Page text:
Archive for June 9th, 2012

June 9, 2012

What if Apple TV makes TV sets cheaper, not more expensive?

Many financial analysts are projecting that Apple will produce a TV set in Q4 of 2012, or 2013 at the latest. Gene Munster at Piper Jaffray has effectively bet his career on it, for which we offer our condolences. The Apple TV set they envision will compete in the high end of Internet-connected TV sets, selling in the $1500 – $2000 range with poor profit margins but insanely high volumes, or with subsidies from some un-named partner to jack the profits up.

What if Apple’s approach is exactly the opposite? Think about it:

  • Sales and usage stats for Internet-connected TVs show that customers won’t pay extra for them or invest much time in using the additional features. Sales volumes are anemic and usage is negligible.
  • The profits lie in the user experience, which needs to be frequently improved and the hardware needs to be replaceable.

TVs have become commoditized, and that can work to Apple’s advantage. Rather than try to de-commoditize the TV by building an Apple technology into a TV set, add the Apple experience to any HDMI-equipped TV set. Move the user interaction outside of the TV, where it can be replaced and upgraded easily. And extend it to seamlessly encompass the iPhone, iPad, and iPod Touch.

The trick is to make the Apple TV experience extend to watching live TV and cable channels, which is happening already as content providers build iOS apps to receive their content. Likely announcements of new integration options with TV peripherals will make it possible to completely define the TV experience outside the TV, then stream it into the TV via AirPlay.

The consumer gets to keep their current set, or buy the least-expensive, dumbest TV that they like, by just adding a $99 little box. Apple will have no constraints on how fast their TV experience business can grow due to display technologies, screen sizes, or price ranges. And they get to focus their inventive and manufacturing prowess in highly-profitable iDevices, most of which are subsidized by phone companies.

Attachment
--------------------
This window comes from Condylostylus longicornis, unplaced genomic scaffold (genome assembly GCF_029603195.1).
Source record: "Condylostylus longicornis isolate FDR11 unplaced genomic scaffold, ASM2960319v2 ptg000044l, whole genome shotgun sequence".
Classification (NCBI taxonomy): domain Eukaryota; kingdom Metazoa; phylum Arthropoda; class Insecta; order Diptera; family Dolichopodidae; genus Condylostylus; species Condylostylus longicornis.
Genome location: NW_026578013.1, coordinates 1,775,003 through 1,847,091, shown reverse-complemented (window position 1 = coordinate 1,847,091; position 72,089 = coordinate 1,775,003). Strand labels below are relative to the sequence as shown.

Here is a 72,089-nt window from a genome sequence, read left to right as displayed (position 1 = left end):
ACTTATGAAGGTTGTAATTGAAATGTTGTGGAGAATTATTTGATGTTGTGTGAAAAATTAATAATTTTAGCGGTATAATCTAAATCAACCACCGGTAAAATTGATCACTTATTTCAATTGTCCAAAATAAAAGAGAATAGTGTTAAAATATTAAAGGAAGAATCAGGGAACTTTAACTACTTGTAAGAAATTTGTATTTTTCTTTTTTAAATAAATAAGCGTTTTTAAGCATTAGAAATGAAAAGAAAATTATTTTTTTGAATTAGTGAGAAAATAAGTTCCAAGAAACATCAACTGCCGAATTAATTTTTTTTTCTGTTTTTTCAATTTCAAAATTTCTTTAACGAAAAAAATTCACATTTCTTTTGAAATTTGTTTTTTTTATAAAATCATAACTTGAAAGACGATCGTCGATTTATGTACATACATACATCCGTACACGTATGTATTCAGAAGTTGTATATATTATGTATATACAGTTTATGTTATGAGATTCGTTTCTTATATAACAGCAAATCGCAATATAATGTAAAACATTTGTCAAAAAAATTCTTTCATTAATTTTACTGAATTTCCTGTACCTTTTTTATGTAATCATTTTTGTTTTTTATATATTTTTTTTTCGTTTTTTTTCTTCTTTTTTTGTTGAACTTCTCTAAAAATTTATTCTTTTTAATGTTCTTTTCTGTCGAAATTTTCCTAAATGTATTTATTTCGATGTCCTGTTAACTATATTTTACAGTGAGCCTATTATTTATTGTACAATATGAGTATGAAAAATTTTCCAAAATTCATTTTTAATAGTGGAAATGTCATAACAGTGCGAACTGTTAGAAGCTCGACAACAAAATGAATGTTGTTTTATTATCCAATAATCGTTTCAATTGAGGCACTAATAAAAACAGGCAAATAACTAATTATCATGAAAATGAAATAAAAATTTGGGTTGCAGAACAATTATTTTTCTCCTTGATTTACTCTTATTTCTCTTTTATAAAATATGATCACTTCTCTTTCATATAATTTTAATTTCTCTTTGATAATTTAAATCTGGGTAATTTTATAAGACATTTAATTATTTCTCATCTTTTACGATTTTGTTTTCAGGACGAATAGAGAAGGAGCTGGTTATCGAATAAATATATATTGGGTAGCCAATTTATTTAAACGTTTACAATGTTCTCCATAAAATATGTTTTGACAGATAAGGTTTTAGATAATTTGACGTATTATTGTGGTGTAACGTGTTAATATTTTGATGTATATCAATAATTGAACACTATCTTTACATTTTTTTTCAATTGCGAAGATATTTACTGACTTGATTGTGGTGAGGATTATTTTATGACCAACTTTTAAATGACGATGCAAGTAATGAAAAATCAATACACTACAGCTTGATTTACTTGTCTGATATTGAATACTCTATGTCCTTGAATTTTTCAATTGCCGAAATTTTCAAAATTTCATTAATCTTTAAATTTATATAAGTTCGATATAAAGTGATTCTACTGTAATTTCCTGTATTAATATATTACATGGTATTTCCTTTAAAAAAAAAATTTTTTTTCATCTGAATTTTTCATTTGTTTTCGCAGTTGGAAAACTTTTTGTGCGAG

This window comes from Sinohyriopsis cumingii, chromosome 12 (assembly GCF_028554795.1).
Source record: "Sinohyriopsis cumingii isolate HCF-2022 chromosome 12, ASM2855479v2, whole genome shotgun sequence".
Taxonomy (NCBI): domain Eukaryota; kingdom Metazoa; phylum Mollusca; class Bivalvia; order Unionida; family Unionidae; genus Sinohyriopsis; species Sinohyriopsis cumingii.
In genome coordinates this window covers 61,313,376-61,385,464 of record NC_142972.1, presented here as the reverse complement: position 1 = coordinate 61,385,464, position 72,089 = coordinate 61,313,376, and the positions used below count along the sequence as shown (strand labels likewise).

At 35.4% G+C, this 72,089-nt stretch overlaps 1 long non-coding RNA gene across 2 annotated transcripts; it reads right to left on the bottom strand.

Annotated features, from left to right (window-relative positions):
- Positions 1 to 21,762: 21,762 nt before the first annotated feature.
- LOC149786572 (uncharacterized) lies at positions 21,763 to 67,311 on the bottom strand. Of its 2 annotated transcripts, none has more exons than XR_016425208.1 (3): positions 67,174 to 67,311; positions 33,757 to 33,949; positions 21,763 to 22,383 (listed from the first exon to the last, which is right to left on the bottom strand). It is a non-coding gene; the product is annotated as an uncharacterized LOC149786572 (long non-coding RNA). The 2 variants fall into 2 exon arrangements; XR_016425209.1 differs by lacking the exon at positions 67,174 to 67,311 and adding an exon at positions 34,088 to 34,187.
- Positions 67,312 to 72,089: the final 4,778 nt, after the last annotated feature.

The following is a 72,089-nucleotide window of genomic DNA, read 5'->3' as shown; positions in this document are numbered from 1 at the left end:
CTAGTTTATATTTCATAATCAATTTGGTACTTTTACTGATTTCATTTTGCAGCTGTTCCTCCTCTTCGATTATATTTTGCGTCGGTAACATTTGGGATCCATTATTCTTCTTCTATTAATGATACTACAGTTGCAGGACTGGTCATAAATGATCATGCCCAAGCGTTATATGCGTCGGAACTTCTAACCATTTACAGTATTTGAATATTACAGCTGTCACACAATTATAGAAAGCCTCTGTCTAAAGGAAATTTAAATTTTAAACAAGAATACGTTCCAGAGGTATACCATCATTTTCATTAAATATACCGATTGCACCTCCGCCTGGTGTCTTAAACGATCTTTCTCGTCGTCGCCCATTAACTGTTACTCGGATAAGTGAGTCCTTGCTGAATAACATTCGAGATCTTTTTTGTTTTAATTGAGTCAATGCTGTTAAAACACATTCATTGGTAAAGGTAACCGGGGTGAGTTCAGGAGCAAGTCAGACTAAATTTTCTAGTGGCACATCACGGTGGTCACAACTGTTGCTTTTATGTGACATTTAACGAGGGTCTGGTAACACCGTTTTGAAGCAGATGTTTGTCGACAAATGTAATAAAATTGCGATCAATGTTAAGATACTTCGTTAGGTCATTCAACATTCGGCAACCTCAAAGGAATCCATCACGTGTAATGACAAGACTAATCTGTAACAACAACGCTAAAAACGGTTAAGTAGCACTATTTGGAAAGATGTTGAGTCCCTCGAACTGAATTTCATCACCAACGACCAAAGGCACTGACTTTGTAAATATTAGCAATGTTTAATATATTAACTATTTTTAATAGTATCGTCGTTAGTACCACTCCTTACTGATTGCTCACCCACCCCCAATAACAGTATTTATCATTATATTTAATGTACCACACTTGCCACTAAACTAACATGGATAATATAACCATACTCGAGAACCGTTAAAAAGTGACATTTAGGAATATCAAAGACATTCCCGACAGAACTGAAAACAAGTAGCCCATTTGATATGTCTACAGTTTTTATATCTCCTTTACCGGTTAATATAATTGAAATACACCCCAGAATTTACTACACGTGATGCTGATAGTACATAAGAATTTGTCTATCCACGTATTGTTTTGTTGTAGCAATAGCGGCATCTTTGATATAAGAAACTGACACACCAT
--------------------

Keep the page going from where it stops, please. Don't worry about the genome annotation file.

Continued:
Sorry, Mr. Munster, it is unlikely Apple will build a TV set. On the plus side, they will sell many millions of “Apple TV” devices and millions more iPhones and iPads than they would have otherwise, so your $1000-per-share prediction for AAPL stock price may become real because of TVs after all. And in that case you’ve done your job.

And the name of this little blog comes true, too, as Apple’s maket capitalization will reach a trillion dollars.

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June 9, 2012

Does “control out” API mean apps are coming to Apple TV? Believe it.

If we can believe the story that Apple will announce a new “control out” API for other devices to be controlled by the Apple TV as reported in BGR.com (we believe here at TDTV), then we have to believe that those who provide the APIs will want to be able to create apps that at least demonstrate the capabilities of their compatible products. And, oh by the way, they’ll need to be able to test that the APIs work as expected. So there will have to be a developer toolkit for the Apple TV.And that means the whole ecosystem of branded compatible products and services comes to the ATV.

Minimally, Apple will need to add the following:

  • Apple TV app store* in the ATV user interface
  • Criteria and submission process for getting apps into the TV app store
  • APIs that are specific to the ATV, and APIs for other iOS devices that cannot be used on the ATV
  • Resolution-independent graphics, overlays for video, and other TV-related extension
  • Integrated touch-on-iDevice/see-on-ATV user interface extensions to AirPlay

* A variation on the approach would be that the app runs on an iDevice but the TV display is essential to the app. That eliminates the need for an Apple TV app store.

Either approach still means that there are apps that run uniquely with the ATV. It still helps drive the cross-selling between iDevices and the ATV. And the ecosystem will cause Apple TV sales to explode. Even one or two “killer apps” that exploit the TV display will do the trick. Look for Apple to also enhance iBooks to be able to use the TV display alongside the iPad or iPhone. Kindle can’t play there. Google TV can’t play there.

Once again, Apple laps the field.